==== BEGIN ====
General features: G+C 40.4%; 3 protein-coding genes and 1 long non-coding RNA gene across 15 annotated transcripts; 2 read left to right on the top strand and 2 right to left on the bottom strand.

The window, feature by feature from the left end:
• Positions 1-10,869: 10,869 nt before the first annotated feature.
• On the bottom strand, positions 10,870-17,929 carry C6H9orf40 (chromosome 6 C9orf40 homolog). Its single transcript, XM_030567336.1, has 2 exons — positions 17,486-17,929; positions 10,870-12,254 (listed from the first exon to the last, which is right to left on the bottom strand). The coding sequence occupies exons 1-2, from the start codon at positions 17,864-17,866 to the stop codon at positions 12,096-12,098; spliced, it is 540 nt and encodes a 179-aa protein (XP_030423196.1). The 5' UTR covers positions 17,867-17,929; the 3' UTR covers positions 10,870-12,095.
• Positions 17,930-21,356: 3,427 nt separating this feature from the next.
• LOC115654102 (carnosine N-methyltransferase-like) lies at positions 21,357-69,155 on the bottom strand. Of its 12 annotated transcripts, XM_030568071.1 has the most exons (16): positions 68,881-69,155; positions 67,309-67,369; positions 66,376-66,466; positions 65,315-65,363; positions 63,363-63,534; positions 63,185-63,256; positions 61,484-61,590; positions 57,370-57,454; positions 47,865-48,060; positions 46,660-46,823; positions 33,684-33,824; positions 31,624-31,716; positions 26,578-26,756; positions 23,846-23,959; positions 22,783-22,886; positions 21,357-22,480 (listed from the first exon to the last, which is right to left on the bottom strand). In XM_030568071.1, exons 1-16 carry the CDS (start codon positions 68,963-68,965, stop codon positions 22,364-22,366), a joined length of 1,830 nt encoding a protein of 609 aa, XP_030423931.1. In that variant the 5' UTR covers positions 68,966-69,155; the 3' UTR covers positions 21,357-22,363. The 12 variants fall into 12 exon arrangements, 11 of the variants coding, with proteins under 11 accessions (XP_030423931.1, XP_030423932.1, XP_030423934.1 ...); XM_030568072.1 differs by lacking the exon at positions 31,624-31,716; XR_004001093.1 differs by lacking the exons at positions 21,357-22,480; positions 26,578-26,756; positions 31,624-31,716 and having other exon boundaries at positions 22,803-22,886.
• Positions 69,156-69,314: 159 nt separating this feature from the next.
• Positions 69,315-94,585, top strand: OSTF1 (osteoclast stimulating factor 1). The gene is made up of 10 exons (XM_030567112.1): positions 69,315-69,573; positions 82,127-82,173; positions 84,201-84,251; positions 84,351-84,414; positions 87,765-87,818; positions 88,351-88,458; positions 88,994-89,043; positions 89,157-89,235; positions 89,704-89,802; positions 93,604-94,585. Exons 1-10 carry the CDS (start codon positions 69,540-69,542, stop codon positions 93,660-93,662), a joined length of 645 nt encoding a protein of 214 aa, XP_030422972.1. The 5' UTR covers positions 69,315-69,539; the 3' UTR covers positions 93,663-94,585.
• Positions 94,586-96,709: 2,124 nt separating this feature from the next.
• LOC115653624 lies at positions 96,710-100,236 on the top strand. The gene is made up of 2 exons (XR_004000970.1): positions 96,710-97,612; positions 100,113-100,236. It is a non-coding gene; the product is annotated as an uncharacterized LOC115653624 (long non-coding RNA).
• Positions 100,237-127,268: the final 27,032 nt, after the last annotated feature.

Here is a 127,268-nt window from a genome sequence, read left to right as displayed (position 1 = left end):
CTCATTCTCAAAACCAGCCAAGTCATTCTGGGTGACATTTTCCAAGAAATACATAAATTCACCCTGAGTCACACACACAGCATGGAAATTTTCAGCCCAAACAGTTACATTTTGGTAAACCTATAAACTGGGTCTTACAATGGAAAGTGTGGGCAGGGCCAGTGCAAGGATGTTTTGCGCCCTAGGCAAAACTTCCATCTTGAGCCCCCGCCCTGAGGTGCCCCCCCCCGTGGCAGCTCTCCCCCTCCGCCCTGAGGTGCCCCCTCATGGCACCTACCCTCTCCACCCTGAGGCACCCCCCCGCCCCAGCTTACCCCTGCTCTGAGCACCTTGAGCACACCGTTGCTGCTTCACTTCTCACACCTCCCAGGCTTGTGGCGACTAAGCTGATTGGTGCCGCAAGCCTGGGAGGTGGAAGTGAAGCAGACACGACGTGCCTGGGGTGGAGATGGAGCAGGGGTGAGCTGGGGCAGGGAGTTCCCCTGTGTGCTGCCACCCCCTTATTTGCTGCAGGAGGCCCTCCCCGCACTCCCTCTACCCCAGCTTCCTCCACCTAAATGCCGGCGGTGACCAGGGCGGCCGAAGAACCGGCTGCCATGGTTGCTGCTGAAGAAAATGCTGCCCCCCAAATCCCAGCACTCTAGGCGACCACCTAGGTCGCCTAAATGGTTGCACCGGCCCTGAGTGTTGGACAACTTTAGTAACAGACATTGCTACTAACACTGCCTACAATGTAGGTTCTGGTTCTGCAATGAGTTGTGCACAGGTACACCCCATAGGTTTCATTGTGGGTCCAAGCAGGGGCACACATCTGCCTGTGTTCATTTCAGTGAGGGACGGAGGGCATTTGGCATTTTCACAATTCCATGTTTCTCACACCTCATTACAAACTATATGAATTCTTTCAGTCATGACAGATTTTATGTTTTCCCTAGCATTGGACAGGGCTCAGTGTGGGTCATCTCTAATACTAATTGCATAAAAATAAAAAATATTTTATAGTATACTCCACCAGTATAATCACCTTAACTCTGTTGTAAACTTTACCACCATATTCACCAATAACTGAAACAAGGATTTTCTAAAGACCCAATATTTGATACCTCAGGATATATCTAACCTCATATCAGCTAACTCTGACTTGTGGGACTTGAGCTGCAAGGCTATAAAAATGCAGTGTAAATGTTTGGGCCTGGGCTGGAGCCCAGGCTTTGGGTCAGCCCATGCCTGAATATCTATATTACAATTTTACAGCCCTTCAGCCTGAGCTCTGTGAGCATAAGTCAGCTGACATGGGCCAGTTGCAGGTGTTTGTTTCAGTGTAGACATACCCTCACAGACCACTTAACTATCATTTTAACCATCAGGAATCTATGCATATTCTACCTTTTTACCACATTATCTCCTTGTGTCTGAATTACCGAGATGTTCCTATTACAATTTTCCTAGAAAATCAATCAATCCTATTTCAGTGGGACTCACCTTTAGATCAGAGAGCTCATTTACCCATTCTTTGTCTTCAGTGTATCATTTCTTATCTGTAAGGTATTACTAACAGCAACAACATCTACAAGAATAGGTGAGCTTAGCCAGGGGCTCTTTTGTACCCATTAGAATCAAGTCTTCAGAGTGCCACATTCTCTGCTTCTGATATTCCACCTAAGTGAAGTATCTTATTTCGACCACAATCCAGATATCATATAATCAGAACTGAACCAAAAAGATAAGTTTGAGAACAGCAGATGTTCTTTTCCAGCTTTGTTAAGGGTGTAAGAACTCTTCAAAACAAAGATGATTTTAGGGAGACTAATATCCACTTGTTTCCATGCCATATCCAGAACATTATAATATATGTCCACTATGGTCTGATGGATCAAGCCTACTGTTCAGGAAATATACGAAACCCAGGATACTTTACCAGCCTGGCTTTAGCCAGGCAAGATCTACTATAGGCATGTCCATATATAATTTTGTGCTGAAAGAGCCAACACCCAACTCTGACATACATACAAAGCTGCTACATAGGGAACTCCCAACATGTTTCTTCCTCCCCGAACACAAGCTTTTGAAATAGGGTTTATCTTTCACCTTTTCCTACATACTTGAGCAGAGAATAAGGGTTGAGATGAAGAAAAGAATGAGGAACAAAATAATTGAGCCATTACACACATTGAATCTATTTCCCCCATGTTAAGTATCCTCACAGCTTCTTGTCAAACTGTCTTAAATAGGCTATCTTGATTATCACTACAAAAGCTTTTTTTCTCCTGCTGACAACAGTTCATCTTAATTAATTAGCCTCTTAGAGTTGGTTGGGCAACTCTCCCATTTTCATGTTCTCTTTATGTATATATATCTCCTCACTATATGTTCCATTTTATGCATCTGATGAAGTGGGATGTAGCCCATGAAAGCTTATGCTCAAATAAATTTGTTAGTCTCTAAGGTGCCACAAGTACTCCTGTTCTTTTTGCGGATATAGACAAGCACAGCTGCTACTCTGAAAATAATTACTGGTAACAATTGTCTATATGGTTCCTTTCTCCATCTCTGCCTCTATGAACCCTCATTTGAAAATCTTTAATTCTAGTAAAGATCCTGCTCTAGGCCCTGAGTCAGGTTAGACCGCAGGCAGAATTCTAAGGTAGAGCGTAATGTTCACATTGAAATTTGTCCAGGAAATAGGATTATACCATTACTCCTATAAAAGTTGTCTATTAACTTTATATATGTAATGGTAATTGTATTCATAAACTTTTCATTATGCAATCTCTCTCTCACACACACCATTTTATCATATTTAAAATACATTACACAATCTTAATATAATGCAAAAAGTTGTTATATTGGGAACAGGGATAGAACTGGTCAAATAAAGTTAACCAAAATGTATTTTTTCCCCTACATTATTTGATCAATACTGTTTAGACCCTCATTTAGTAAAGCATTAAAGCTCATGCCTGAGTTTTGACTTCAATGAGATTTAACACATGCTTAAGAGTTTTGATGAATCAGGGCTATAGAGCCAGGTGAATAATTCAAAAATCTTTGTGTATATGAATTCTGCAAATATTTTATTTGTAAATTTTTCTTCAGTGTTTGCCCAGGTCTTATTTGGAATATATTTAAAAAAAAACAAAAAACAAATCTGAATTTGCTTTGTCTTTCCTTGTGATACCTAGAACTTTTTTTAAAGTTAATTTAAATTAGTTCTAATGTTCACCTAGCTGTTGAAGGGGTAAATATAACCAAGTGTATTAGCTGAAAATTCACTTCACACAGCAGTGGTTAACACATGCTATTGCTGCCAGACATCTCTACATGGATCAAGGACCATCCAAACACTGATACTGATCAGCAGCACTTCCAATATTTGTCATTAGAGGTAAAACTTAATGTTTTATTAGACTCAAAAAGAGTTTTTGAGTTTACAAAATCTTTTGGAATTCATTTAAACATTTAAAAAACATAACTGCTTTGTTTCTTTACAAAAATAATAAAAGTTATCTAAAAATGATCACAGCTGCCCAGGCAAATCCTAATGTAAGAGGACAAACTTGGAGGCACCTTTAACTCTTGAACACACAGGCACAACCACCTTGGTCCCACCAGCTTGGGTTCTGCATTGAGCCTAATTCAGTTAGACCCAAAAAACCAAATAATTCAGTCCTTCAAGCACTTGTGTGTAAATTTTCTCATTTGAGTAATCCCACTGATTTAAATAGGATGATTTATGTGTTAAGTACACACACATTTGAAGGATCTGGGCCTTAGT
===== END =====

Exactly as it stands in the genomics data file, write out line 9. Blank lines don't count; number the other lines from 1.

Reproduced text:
• Positions 94,586-96,709: 2,124 nt separating this feature from the next.